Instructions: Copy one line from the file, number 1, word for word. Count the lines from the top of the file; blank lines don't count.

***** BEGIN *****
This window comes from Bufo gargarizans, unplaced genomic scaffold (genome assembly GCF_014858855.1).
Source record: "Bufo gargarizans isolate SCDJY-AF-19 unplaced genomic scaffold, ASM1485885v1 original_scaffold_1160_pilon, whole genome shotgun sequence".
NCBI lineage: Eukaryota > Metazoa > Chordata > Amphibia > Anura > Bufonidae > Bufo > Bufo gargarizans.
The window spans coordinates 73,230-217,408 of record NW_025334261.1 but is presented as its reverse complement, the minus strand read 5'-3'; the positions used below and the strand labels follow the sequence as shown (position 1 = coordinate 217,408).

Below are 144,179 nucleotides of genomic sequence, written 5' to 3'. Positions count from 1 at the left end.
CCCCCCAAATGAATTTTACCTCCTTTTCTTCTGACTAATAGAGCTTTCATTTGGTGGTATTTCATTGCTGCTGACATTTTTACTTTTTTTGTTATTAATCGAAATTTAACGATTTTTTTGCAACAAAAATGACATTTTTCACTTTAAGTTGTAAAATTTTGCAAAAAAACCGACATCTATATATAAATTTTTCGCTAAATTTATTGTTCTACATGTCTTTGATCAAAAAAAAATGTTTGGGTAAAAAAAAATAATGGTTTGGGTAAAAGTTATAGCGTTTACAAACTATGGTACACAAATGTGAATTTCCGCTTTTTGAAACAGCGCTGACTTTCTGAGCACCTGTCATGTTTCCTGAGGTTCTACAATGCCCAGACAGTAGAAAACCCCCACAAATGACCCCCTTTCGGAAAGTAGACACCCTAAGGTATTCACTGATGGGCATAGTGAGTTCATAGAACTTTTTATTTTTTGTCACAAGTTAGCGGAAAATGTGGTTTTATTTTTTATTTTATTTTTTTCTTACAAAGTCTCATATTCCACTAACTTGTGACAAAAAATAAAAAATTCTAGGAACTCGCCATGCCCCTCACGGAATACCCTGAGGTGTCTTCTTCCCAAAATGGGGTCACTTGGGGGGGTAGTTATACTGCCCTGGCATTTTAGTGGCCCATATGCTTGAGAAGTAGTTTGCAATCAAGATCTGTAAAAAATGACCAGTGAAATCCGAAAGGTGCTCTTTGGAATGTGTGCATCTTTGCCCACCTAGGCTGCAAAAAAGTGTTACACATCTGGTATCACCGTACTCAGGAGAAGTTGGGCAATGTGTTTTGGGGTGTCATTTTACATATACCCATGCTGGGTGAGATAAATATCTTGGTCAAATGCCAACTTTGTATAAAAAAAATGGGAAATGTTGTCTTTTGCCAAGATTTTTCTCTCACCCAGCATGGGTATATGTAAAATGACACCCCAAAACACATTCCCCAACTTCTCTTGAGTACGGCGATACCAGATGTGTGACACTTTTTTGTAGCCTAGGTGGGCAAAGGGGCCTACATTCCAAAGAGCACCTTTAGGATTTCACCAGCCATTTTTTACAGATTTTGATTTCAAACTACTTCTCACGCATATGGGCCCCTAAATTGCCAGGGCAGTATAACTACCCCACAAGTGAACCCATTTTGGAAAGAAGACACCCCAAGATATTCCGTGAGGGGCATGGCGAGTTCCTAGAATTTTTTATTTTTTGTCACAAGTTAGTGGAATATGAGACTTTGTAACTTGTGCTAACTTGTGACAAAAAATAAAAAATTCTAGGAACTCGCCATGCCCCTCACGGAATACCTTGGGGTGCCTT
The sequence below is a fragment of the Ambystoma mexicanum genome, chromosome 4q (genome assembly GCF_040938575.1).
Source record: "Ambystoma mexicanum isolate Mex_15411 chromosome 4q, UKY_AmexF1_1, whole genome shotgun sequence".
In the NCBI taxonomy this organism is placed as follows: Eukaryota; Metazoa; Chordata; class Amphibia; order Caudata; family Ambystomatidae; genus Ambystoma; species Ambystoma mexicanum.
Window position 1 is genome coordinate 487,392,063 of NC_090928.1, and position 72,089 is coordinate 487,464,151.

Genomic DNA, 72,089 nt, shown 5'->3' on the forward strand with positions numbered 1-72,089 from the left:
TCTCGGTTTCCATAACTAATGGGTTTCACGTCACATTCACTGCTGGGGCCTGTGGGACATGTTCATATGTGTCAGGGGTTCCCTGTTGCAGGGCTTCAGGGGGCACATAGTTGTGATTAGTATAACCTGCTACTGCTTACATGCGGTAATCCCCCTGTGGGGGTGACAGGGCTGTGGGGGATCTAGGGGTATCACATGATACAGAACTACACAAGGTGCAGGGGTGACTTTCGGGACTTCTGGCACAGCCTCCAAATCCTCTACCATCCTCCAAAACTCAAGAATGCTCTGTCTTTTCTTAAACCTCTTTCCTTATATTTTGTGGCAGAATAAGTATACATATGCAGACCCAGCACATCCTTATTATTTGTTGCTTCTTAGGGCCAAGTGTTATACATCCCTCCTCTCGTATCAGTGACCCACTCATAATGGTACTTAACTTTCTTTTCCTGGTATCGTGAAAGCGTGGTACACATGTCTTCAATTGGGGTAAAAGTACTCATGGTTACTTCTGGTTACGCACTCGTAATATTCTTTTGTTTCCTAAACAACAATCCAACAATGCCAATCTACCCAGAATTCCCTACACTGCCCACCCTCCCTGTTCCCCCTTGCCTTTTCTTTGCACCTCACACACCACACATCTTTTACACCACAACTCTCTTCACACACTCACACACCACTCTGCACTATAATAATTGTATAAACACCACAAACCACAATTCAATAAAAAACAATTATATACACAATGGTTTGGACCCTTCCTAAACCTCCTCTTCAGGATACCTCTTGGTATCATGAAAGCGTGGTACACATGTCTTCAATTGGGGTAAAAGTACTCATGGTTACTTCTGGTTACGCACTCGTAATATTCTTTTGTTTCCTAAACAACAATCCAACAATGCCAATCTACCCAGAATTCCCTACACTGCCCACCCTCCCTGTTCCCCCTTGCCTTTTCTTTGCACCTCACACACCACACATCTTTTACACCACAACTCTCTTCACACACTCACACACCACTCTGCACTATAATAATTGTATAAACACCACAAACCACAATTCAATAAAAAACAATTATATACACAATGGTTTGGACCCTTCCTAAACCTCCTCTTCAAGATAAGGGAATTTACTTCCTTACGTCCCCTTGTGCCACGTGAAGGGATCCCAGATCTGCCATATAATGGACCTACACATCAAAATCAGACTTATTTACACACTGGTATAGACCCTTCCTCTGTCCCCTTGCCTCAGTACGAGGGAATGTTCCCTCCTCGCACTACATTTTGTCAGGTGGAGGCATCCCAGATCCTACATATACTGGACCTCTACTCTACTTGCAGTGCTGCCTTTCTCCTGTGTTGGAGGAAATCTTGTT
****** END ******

This window comes from Bufo gargarizans, unplaced genomic scaffold (genome assembly GCF_014858855.1).